B*tches Be Crazy

So it’s looking like Dr. Sheldon Cooper is turning out to be an even bigger magnet for weirdos than I was in my youth. And I was an incredible weirdo super-magnet, believe me.  Plus. he’s starting with the weirdo magnetism way earlier than I did—in his teens, whereas I was such a wallflower, I didn’t start pulling them into my orbit until my early twenties! So kudos to Dr. Cooper once again for being an overachiever.

As for my personal collection of weirdos: first there was Ralph, your standard unemployed loser with a wispy mustache who lived with his mom. There was Jack, who played a mean game of darts but was mean in so many other ways too. A couple of dysfunctional married men, of course. And last but not least, Rich the Elvis Impersonator. Because how can you call your life complete if you haven’t dated at least one Elvis Impersonator? [Note: Rich was not nearly as cute as Drew Ahearn.]

But enough about me. We were talking about Dr. Sheldon Cooper‘s nascent love life. I say nascent but at the rate it’s going, it could in fact be stillborn. [Actual quote from Dr. Cooper—who is not very religious at all—after the latest “incident:” Maybe I should just become a priest.]

We’ve talked before about the tragic figure of Ophelia, whose ongoing battle with severe mental illness informs Dr. Cooper’s reaction to all “interested” females (for lack of a better term). When he met the new girl, who shall henceforth be known as Annie (after that famously self-involved neurotic, Annie Hall), things seemed to be looking up. They met at a school mixer and she asked for his number. This will be quick, I thought. Because I am OLD.

[Okay, I’m not really that old. But it was too entertaining to pass up. Thank you, Retronaut!] Back in my day – you know, when dinosaurs roamed the earth, wearing shoulder pads and really big hair, a girl would never have dared ask for a guy’s number. Then she would never have dared use that number. And if she had used it once, she would never have used it again, because she would’ve then taken the hint if he didn’t call her back. Even if he was just clueless and didn’t actually mean it as a hint to stop calling.

But that was B.C. – Before Cellphones. Now, with the joyous advent of mobile technology, you can politely give out your phone number to someone you barely know—and be pursued by them relentlessly for a year or more even if you offer almost no encouragement whatsoever.

And of course, that is exactly what has happened to Dr. Cooper. Both he and Annie are, frankly, remarkably lame when it comes to social skills with the opposite sex. So was I as a teenager, but without cell phones and Facebook, I had a lot less opportunity to display my lameness.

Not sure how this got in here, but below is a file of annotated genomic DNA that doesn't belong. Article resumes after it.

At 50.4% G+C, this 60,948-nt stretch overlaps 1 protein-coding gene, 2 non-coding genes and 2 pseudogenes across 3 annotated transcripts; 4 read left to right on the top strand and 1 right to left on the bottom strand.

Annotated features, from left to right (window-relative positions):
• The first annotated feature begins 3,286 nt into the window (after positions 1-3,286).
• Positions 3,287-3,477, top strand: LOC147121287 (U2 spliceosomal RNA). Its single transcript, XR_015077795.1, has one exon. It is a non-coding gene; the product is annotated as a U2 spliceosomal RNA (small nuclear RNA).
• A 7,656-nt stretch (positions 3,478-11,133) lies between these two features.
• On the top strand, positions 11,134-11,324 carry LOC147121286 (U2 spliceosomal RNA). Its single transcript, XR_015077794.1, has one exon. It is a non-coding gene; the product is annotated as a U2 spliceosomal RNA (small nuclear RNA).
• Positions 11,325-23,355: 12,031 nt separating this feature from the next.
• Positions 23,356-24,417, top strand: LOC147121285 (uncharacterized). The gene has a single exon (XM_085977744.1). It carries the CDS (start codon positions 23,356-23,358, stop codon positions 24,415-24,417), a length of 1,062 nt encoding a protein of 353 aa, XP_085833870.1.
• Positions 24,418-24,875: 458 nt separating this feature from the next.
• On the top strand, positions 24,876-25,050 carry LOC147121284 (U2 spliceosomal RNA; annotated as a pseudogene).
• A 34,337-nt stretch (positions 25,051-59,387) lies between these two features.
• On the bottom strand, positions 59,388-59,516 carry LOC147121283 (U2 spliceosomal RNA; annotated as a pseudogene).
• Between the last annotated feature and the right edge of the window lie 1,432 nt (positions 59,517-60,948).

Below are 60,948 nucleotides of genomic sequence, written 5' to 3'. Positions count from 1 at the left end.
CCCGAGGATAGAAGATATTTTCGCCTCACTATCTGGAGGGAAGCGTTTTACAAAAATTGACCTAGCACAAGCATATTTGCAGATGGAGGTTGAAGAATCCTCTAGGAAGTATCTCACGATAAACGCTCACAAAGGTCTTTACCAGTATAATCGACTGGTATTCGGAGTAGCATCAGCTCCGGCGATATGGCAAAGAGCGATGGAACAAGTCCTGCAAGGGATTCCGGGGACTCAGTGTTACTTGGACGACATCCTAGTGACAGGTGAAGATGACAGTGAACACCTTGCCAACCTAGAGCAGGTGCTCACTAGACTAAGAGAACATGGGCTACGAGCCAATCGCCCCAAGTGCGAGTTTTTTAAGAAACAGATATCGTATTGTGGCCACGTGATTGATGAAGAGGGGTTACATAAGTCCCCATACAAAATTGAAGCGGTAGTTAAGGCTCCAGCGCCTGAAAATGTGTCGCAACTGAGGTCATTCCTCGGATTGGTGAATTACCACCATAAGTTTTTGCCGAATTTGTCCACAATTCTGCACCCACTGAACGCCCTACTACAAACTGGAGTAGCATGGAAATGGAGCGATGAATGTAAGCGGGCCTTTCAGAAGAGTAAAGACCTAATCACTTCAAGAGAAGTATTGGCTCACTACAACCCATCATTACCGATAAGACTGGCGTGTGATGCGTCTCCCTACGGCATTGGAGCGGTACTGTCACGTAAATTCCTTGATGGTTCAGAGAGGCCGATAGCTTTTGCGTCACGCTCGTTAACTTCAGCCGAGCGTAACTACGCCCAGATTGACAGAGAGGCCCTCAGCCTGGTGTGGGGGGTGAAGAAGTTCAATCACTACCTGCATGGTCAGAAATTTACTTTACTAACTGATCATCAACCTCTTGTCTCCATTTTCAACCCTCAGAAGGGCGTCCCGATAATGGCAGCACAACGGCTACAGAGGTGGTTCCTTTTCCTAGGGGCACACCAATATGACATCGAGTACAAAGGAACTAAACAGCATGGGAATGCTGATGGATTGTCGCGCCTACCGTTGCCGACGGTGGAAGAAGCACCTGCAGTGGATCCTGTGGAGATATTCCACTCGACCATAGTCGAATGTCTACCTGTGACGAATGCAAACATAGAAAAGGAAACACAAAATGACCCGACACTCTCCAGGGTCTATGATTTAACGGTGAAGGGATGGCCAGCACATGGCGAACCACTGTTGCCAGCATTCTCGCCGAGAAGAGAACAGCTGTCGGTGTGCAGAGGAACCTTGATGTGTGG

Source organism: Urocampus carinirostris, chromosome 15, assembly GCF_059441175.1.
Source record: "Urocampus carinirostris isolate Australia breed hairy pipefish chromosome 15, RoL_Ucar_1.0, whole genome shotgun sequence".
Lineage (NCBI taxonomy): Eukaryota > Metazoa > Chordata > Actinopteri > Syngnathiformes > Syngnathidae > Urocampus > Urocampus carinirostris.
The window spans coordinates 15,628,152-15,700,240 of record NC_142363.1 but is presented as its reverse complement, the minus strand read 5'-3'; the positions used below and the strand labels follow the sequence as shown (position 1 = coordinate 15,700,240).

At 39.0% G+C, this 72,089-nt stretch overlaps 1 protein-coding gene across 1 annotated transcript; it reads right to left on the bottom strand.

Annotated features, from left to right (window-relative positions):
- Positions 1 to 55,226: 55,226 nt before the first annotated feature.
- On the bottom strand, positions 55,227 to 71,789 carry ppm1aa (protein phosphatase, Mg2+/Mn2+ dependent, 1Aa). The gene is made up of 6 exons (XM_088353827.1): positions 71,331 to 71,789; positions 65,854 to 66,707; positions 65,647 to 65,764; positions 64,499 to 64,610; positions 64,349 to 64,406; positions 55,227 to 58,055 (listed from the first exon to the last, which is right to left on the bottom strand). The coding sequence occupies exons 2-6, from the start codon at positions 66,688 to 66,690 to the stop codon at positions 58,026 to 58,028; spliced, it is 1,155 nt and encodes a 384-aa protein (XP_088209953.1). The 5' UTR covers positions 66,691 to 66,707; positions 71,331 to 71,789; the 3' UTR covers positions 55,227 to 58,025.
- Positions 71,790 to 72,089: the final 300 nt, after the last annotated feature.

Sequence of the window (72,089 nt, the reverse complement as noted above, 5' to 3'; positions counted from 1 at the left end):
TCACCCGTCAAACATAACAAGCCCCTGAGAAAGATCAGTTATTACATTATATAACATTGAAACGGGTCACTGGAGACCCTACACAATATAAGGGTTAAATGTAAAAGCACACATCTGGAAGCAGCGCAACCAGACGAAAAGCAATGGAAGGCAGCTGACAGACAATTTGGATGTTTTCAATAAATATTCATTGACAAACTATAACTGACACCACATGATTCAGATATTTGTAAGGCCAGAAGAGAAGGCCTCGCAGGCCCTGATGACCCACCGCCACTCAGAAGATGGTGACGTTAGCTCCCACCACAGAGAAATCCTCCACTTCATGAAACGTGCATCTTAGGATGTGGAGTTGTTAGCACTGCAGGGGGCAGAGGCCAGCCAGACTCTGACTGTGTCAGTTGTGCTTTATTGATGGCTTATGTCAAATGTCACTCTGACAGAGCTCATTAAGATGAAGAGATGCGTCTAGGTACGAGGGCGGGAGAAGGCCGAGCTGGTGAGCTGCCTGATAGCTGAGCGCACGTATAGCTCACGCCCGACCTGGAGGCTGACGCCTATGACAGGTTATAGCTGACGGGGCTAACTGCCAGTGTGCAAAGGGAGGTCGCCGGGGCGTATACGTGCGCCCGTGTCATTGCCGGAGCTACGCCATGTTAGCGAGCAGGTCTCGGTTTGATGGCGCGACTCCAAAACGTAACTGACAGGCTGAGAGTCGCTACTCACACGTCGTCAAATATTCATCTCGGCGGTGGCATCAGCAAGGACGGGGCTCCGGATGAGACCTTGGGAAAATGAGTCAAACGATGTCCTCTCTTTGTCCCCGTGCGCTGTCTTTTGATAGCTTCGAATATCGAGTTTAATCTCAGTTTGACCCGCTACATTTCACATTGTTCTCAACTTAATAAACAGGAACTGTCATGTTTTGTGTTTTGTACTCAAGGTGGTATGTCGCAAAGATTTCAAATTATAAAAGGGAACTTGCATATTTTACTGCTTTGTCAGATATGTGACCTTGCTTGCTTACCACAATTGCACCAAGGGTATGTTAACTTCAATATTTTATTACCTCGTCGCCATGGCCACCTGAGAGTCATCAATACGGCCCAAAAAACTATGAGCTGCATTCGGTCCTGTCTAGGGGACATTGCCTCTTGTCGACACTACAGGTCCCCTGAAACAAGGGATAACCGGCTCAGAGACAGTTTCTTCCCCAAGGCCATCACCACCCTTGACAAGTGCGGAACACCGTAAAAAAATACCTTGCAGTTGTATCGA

With almost no encouragement, Annie Hall has continued to text Dr. Cooper about her life on a semi-regular basis, clearly hoping at some point he will ask her out. Or something. Dr. Cooper confided that while he would like a “female friend” to invite to dances and other obligatory adolescent social events, he really does not want a “girlfriend.” And who can blame him after the Ophelia incident?

Over the summer, the texting stopped, but now that school has resumed, so has the texting. My theory? Summer romance gone wrong, Annie Hall has decided to target her back-up option. Mildly annoying but no big deal.

And then, last week this:



Well, it turns out that while Dr. Cooper was meeting with his algebra tutor (with phone turned off, of course, because algebra tutors are like that, especially when they’re also head of the school’s Discipline Committee)—Annie Hall had repeatedly texted him. The entire content of those texts: “Hello.” Followed by the ubiquitous and annoying, “Hey.” Apparently, his failure to respond solicitously was the last straw. Thus the searing wit of her “Waste of Time” missive.


I would like to say I found all this out because Dr. Cooper confided in me and asked my advice, but alas, he did not. Truth is, I snooped. Since the Ophelia incident, I figure my job is not to be his friend or his friend’s friend. It’s to proactively protect. Some experts might call it “helicopter parenting,” but that is because no one ever tried to commit bloody suicide while talking on the phone to their thirteen-year-old. Call me Tiger Mom. Rowr. Also, I pay for the damn phone, so I can look at whatever’s on it. After three or four days of Brooding Dr. Cooper with no explanation, I checked out the call log and discovered the message. But it turned out, that wasn’t what had annoyed him. What really annoyed him is that he thought the “Waste of Time” message meant she was out of his life. But of course, with girls and Dr. Cooper, it can never be that simple. Two days later, she had texted him while he was hanging out with friends at the Homecoming Game. 


And when he didn’t respond to that with a heartfelt invitation to come sit with him, she dashed off an irritable:


I’ve got a newsflash for Annie Hall: Once you call a guy a “waste of time,” it’s kind of over. Unless your next text is, “So sorry, it must’ve been the vodka and PMS. Forgive me.”

But even then, you might want to just delete that phone number from your Contacts List and find someone who gives a darn.